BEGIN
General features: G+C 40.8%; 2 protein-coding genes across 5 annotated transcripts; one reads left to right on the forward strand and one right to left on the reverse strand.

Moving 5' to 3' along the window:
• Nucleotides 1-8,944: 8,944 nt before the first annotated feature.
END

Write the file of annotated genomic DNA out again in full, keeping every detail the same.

General features: G+C 40.8%; 2 protein-coding genes across 5 annotated transcripts; one reads left to right on the forward strand and one right to left on the reverse strand.

Moving 5' to 3' along the window:
• Nucleotides 1-8,944: 8,944 nt before the first annotated feature.